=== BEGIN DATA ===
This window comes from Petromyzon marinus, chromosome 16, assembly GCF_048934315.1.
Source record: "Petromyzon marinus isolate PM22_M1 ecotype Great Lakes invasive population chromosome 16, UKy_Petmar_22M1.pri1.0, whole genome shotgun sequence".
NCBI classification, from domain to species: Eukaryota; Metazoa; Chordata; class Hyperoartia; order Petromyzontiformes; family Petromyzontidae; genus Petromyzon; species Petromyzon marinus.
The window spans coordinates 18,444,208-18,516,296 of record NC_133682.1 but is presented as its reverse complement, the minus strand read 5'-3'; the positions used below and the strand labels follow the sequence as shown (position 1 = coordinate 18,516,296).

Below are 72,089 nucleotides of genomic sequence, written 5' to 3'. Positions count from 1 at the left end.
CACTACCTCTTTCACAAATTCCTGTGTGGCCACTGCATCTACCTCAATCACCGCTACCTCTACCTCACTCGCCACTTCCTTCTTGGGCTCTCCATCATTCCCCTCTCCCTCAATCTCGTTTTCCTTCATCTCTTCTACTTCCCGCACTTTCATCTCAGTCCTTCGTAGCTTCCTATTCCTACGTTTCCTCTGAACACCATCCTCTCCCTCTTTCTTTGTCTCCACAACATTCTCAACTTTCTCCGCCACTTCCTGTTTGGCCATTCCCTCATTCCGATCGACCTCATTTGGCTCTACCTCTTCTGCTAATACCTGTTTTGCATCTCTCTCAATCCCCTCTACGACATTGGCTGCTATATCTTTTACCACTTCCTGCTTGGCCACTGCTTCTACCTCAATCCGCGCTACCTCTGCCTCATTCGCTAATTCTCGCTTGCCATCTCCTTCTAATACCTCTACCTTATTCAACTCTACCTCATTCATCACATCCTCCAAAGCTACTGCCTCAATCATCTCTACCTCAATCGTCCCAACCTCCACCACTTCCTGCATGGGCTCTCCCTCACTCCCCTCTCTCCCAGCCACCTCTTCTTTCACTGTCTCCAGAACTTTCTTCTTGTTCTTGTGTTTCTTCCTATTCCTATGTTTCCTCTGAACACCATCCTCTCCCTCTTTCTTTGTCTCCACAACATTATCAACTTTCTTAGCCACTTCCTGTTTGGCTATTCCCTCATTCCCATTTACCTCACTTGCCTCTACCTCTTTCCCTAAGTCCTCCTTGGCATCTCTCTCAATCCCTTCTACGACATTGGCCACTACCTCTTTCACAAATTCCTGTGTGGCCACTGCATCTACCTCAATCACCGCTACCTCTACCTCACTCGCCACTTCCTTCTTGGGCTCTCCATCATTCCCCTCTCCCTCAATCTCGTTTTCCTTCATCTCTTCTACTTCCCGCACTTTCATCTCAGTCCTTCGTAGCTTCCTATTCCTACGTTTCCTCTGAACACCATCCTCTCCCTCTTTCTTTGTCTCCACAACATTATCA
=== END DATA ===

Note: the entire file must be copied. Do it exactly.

This window comes from Petromyzon marinus, chromosome 16, assembly GCF_048934315.1.
Source record: "Petromyzon marinus isolate PM22_M1 ecotype Great Lakes invasive population chromosome 16, UKy_Petmar_22M1.pri1.0, whole genome shotgun sequence".
NCBI classification, from domain to species: Eukaryota; Metazoa; Chordata; class Hyperoartia; order Petromyzontiformes; family Petromyzontidae; genus Petromyzon; species Petromyzon marinus.
The window spans coordinates 18,444,208-18,516,296 of record NC_133682.1 but is presented as its reverse complement, the minus strand read 5'-3'; the positions used below and the strand labels follow the sequence as shown (position 1 = coordinate 18,516,296).

Below are 72,089 nucleotides of genomic sequence, written 5' to 3'. Positions count from 1 at the left end.
CACTACCTCTTTCACAAATTCCTGTGTGGCCACTGCATCTACCTCAATCACCGCTACCTCTACCTCACTCGCCACTTCCTTCTTGGGCTCTCCATCATTCCCCTCTCCCTCAATCTCGTTTTCCTTCATCTCTTCTACTTCCCGCACTTTCATCTCAGTCCTTCGTAGCTTCCTATTCCTACGTTTCCTCTGAACACCATCCTCTCCCTCTTTCTTTGTCTCCACAACATTCTCAACTTTCTCCGCCACTTCCTGTTTGGCCATTCCCTCATTCCGATCGACCTCATTTGGCTCTACCTCTTCTGCTAATACCTGTTTTGCATCTCTCTCAATCCCCTCTACGACATTGGCTGCTATATCTTTTACCACTTCCTGCTTGGCCACTGCTTCTACCTCAATCCGCGCTACCTCTGCCTCATTCGCTAATTCTCGCTTGCCATCTCCTTCTAATACCTCTACCTTATTCAACTCTACCTCATTCATCACATCCTCCAAAGCTACTGCCTCAATCATCTCTACCTCAATCGTCCCAACCTCCACCACTTCCTGCATGGGCTCTCCCTCACTCCCCTCTCTCCCAGCCACCTCTTCTTTCACTGTCTCCAGAACTTTCTTCTTGTTCTTGTGTTTCTTCCTATTCCTATGTTTCCTCTGAACACCATCCTCTCCCTCTTTCTTTGTCTCCACAACATTATCAACTTTCTTAGCCACTTCCTGTTTGGCTATTCCCTCATTCCCATTTACCTCACTTGCCTCTACCTCTTTCCCTAAGTCCTCCTTGGCATCTCTCTCAATCCCTTCTACGACATTGGCCACTACCTCTTTCACAAATTCCTGTGTGGCCACTGCATCTACCTCAATCACCGCTACCTCTACCTCACTCGCCACTTCCTTCTTGGGCTCTCCATCATTCCCCTCTCCCTCAATCTCGTTTTCCTTCATCTCTTCTACTTCCCGCACTTTCATCTCAGTCCTTCGTAGCTTCCTATTCCTACGTTTCCTCTGAACACCATCCTCTCCCTCTTTCTTTGTCTCCACAACATTATCA